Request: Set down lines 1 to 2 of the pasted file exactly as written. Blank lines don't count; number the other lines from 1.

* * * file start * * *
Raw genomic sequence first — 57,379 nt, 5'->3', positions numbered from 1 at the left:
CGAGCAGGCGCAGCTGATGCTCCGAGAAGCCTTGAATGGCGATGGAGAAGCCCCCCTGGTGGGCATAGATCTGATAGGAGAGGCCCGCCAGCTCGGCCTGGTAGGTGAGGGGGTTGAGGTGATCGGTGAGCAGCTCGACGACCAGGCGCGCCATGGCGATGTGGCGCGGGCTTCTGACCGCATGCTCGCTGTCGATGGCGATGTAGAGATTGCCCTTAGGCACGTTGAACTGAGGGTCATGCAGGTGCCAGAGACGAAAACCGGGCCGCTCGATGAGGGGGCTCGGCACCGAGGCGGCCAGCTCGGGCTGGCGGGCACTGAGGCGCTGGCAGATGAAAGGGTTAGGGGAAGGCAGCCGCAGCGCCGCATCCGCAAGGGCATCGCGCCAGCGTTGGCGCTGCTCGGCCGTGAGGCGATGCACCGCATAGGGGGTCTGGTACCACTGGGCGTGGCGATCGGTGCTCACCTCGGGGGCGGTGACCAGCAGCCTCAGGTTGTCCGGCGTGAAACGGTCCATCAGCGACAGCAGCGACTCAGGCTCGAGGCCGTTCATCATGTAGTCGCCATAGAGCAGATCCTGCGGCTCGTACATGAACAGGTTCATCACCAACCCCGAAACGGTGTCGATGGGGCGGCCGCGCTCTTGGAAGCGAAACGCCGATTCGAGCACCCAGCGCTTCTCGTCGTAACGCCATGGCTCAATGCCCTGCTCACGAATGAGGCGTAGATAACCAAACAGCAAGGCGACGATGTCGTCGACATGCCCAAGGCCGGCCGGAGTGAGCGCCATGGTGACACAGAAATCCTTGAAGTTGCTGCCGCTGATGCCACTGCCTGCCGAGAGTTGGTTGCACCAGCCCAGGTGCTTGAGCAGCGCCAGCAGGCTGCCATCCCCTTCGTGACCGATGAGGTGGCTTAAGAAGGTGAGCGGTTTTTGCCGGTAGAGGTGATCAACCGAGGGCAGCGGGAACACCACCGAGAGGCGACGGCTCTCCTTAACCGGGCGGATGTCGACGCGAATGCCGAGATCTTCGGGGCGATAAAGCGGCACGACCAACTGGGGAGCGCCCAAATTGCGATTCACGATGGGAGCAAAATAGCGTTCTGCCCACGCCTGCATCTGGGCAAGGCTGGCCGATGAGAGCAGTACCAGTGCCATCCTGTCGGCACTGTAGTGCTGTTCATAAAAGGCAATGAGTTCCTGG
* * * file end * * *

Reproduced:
Raw genomic sequence first — 57,379 nt, 5'->3', positions numbered from 1 at the left:
CGAGCAGGCGCAGCTGATGCTCCGAGAAGCCTTGAATGGCGATGGAGAAGCCCCCCTGGTGGGCATAGATCTGATAGGAGAGGCCCGCCAGCTCGGCCTGGTAGGTGAGGGGGTTGAGGTGATCGGTGAGCAGCTCGACGACCAGGCGCGCCATGGCGATGTGGCGCGGGCTTCTGACCGCATGCTCGCTGTCGATGGCGATGTAGAGATTGCCCTTAGGCACGTTGAACTGAGGGTCATGCAGGTGCCAGAGACGAAAACCGGGCCGCTCGATGAGGGGGCTCGGCACCGAGGCGGCCAGCTCGGGCTGGCGGGCACTGAGGCGCTGGCAGATGAAAGGGTTAGGGGAAGGCAGCCGCAGCGCCGCATCCGCAAGGGCATCGCGCCAGCGTTGGCGCTGCTCGGCCGTGAGGCGATGCACCGCATAGGGGGTCTGGTACCACTGGGCGTGGCGATCGGTGCTCACCTCGGGGGCGGTGACCAGCAGCCTCAGGTTGTCCGGCGTGAAACGGTCCATCAGCGACAGCAGCGACTCAGGCTCGAGGCCGTTCATCATGTAGTCGCCATAGAGCAGATCCTGCGGCTCGTACATGAACAGGTTCATCACCAACCCCGAAACGGTGTCGATGGGGCGGCCGCGCTCTTGGAAGCGAAACGCCGATTCGAGCACCCAGCGCTTCTCGTCGTAACGCCATGGCTCAATGCCCTGCTCACGAATGAGGCGTAGATAACCAAACAGCAAGGCGACGATGTCGTCGACATGCCCAAGGCCGGCCGGAGTGAGCGCCATGGTGACACAGAAATCCTTGAAGTTGCTGCCGCTGATGCCACTGCCTGCCGAGAGTTGGTTGCACCAGCCCAGGTGCTTGAGCAGCGCCAGCAGGCTGCCATCCCCTTCGTGACCGATGAGGTGGCTTAAGAAGGTGAGCGGTTTTTGCCGGTAGAGGTGATCAACCGAGGGCAGCGGGAACACCACCGAGAGGCGACGGCTCTCCTTAACCGGGCGGATGTCGACGCGAATGCCGAGATCTTCGGGGCGATAAAGCGGCACGACCAACTGGGGAGCGCCCAAATTGCGATTCACGATGGGAGCAAAATAGCGTTCTGCCCACGCCTGCATCTGGGCAAGGCTGGCCGATGAGAGCAGTACCAGTGCCATCCTGTCGGCACTGTAGTGCTGTTCATAAAAGGCAATGAGTTCCTGG